As someone currently residing in Europe but applying to schools in the U.S., I would also worry that I would be at a huge disadvantage at the finalist stage if the other candidates were able to meet with the search committee members in person and I only did a zoom-out. The obvious solution here is to do zoom-only flyouts for all finalists, but I worry that a lot of committees won't want to do that. One school I recently interviewed for has already indicated that they will do zoom fly-outs at the finalist stage and will then give the chosen candidate the opportunity to visit the school at a later time before officially accepting. This seems like the right way to go and I wish other committees would follow suit.

moved during COVID

Above all else, it seems important that all finalists are interviewed using the same modality. Obviously, physical flyouts are better, both for departments and candidates. That said, there are huge bureaucratic hassles for overseas candidates getting in and out of the US at the moment, not to mention the risky nature of flying for immunocompromised people.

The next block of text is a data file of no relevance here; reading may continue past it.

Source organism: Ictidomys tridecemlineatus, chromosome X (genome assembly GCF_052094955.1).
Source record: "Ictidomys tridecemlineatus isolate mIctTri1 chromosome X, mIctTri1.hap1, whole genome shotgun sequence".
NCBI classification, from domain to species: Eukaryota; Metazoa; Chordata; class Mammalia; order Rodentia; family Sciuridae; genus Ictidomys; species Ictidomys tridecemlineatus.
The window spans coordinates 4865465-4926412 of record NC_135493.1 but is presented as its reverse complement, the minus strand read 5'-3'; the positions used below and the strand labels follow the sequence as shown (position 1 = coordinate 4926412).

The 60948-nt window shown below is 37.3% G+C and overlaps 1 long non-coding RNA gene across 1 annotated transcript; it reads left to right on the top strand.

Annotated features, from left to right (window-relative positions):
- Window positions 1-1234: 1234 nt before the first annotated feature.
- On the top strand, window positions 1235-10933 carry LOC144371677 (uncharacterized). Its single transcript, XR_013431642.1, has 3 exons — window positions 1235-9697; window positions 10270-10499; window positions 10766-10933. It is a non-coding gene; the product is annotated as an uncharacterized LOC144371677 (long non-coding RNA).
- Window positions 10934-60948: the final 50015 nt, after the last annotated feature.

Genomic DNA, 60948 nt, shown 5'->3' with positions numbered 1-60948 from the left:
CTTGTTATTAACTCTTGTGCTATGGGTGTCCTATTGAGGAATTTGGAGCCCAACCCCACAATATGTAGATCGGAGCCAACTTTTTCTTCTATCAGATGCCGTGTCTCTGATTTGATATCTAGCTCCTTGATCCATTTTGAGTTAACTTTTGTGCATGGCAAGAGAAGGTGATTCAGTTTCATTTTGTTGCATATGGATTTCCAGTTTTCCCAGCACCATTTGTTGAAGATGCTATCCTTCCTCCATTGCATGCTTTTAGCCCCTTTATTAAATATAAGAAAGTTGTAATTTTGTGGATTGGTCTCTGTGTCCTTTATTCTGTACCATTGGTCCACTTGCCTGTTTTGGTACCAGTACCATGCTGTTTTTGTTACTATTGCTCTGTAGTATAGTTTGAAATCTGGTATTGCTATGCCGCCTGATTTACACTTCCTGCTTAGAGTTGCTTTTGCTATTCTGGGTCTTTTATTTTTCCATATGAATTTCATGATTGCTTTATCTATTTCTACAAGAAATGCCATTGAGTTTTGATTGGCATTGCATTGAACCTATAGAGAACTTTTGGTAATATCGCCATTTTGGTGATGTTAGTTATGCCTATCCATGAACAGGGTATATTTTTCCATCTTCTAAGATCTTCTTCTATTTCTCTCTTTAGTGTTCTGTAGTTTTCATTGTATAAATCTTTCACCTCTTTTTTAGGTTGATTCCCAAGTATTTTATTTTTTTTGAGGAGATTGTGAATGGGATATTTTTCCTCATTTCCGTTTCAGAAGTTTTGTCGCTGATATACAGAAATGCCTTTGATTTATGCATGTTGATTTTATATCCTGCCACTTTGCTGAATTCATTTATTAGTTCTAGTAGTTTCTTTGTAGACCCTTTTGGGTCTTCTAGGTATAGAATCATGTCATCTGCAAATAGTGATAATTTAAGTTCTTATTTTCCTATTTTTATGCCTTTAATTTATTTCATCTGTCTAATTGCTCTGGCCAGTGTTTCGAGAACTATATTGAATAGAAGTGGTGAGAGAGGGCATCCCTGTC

Maybe a compromise is for committees to somehow determine if there are significant barriers for certain candidates physically coming to campus. How to determine this may be a bit of work, and might require the involvement of HR and legal.

I suspect that most US-based searches will not come across candidates with barriers, and can proceed, as usual, with physical flyouts. If barriers are determined before scheduling the visits, then perhaps there will be time to flip everyone to a virtual interview (with the blessing of HR, legal, and relevant deans.)

I offer this opinion primarily from my perspective as a candidate that interviewed on-campus a week before the US shut down due to COVID. My worry was that the potential for different interview modalities might give me an unfair advantage - or disadvantage - relative to candidates that may have been rescheduled using Zoom.

East Coaster